The surge in lending has been partly driven by investors trying to beat the Stamp Duty hike, according to the BBA.

What’s the latest?

Mortgage lending rose at its fastest pace for nearly eight years in January as investors rushed to beat the Government’s Stamp Duty hike.

Total lending hit £13.6bn during the month – that’s 38% more than in January 2015 AND the highest monthly increase since July 2008, according to the British Bankers’ Association (BBA).

Lending levels look set to remain strong going forward, with approvals for house purchase rising 27% year-on-year. Meanwhile, loans in the pipeline for remortgaging and buy-to-let soared by 42% and 43% respectively.

Why is this happening?

Richard Woolhouse, chief economist at the BBA, said: “The start of the year has seen a significant rise in mortgage borrowing.

“It seems that this has been driven, in part, by borrowers looking to get ahead of the increases in Stamp Duty for buy-to-let and second home buyers scheduled to come into effect in April.”

Meanwhile, concerns that interest rates may start to rise soon are also ensuring a steady stream of remortgaging business.

Flat for sale in London.

Who does it affect?

The fact that mortgage lending is rising at such a fast rate shows the market is continuing to recover after the financial crisis.

But the rush is bad news for people looking to purchase a property, as it increases competition at a time when the number of homes for sale is already at a record low.

The ongoing mismatch between supply and demand is continuing to push property prices higher, making affordability become increasingly stretched.

Sounds interesting. What’s the background?

Research by the Council of Mortgage Lenders (CML) found that 60% of first-time buyers now take out a mortgage for a term that is longer than the traditional 25 years - roughly DOUBLE the number who did so a decade ago.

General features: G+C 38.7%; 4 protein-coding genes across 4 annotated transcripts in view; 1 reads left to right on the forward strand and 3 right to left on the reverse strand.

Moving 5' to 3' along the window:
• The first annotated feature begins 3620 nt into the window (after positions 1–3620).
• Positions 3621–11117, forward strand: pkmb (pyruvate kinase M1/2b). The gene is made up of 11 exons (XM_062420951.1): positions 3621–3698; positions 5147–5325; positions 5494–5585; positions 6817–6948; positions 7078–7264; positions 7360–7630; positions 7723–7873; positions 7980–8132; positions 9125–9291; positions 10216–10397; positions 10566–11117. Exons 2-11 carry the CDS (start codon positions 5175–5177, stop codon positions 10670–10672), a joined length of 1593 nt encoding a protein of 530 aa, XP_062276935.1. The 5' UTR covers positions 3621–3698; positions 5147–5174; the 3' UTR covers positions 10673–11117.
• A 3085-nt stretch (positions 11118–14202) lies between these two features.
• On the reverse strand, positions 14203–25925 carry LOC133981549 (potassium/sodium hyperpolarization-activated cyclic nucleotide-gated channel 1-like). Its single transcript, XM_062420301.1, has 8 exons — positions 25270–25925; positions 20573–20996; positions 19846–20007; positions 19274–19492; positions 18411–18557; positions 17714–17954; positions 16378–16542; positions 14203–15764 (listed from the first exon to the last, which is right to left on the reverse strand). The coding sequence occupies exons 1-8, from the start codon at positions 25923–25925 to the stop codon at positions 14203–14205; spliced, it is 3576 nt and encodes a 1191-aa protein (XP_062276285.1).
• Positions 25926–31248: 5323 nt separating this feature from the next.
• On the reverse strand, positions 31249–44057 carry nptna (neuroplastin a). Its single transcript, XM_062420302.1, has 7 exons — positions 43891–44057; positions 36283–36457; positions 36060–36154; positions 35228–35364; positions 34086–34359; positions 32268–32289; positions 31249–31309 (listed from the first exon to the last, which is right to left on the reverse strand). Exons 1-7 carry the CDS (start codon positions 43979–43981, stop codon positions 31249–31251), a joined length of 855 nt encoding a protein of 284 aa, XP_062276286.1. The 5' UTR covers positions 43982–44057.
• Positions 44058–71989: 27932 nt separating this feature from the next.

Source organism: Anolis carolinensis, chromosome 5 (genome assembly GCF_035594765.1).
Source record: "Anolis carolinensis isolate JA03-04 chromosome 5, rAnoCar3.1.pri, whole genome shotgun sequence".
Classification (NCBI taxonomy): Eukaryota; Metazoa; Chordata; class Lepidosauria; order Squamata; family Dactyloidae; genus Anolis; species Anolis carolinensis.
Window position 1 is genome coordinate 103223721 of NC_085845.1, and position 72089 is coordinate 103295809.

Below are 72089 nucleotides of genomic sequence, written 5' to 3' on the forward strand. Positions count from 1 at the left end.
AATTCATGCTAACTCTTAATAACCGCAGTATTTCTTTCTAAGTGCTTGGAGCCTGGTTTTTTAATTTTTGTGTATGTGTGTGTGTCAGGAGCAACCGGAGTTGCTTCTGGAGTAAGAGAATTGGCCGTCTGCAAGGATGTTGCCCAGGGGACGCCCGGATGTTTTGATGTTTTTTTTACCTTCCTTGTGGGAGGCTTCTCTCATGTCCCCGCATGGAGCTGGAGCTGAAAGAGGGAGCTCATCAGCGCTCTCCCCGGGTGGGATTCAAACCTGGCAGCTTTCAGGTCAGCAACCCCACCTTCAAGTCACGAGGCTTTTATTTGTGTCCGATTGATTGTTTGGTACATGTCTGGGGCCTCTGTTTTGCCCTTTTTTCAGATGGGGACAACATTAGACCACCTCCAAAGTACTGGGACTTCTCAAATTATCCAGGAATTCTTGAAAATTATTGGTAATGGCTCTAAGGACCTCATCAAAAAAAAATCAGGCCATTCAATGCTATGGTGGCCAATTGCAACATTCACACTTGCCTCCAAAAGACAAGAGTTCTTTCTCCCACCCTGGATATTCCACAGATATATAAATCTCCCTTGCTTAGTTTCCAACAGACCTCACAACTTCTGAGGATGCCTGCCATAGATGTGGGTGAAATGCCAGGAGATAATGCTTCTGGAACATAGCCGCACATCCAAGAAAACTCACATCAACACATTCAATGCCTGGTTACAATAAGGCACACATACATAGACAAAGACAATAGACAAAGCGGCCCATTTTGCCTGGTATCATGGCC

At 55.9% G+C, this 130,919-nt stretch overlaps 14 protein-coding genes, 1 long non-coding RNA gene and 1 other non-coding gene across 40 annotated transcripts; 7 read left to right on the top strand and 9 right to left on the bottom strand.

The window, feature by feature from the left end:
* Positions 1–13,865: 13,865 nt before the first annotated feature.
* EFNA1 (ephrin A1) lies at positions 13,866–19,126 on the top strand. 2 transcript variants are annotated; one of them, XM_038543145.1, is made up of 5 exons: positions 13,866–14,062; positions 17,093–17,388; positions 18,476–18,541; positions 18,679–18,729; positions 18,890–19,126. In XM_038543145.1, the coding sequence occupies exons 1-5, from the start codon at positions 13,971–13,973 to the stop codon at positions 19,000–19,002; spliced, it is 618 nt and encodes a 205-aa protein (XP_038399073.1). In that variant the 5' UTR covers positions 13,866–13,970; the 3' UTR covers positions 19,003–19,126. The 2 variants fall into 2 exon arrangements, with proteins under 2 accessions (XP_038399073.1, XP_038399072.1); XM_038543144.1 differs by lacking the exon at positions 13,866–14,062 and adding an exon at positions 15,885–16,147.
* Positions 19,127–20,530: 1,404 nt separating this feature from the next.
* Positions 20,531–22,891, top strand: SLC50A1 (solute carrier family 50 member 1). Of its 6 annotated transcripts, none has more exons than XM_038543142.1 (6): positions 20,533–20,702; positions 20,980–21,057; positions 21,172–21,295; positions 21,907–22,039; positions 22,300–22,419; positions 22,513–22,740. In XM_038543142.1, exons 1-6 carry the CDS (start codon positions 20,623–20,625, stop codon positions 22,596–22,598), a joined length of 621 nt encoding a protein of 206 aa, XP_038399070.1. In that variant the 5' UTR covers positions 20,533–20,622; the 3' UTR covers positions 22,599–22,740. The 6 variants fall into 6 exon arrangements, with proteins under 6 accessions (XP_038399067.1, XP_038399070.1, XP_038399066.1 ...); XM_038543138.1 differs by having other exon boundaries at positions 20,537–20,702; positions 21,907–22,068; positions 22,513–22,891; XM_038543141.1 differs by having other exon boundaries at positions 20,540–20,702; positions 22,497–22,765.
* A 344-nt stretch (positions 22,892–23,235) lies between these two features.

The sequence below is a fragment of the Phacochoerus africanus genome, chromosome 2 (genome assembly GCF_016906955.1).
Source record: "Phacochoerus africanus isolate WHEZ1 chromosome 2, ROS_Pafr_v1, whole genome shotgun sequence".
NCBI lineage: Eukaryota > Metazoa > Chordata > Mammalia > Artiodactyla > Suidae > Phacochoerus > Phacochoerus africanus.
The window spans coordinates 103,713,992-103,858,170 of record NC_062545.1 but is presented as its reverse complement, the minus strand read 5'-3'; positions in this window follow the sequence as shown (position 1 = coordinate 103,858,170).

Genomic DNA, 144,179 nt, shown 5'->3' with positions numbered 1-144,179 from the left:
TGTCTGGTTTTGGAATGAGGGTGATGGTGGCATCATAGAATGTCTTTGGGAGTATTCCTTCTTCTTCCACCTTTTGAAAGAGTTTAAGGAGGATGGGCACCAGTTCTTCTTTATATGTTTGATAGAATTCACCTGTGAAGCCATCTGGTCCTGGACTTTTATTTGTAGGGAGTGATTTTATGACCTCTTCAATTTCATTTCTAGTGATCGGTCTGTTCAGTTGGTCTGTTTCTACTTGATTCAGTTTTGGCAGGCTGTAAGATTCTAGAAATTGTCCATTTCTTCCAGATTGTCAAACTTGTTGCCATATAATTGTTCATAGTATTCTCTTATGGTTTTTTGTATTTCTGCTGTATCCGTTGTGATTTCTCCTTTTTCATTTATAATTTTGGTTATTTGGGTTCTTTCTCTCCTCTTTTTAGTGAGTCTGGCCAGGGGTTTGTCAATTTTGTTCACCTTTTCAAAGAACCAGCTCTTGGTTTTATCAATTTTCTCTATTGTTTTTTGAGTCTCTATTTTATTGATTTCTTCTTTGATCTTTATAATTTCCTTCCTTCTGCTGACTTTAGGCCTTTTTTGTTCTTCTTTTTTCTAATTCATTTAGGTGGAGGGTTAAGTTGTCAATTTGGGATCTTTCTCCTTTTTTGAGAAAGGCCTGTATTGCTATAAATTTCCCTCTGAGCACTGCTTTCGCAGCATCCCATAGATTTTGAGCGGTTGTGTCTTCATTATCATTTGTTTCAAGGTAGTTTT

“It seems that this has been driven, in part, by borrowers looking to get ahead of the increases in Stamp Duty for buy-to-let and second home buyers scheduled to come into effect in April.”

The group attributed the sharp increase to mounting affordability pressures.

Regional figures released by the CML today showed a fall in first-time buyer numbers in both London and Scotland between October and December 2015, compared with the previous three months.

But those buying their first home are receiving some relief from lower mortgage rates.

The average cost of a two-year fixed rate loan for borrowers with just a 10% deposit has fallen to 2.99%, the first time it has ever dipped below 3%, and significantly lower than the 4.27% it averaged two years ago, according to Moneyfacts.co.uk.

Top 3 Takeaways

  • Mortgage lending rose at its fastest pace for nearly eight years in January ahead of the Government’s Stamp Duty deadline.
  • Total lending hit £13.6bn during the month - 38% more than in January 2015 AND the highest monthly increase since July 2008.
  • Mortgage approvals for people remortgaging jumped by 42%, while loans in the pipeline for buy-to-let purchases soared by 43%.

Related articles

What's your view? Tell us by posting a comment...

* DISQUS *
comments powered by Disqus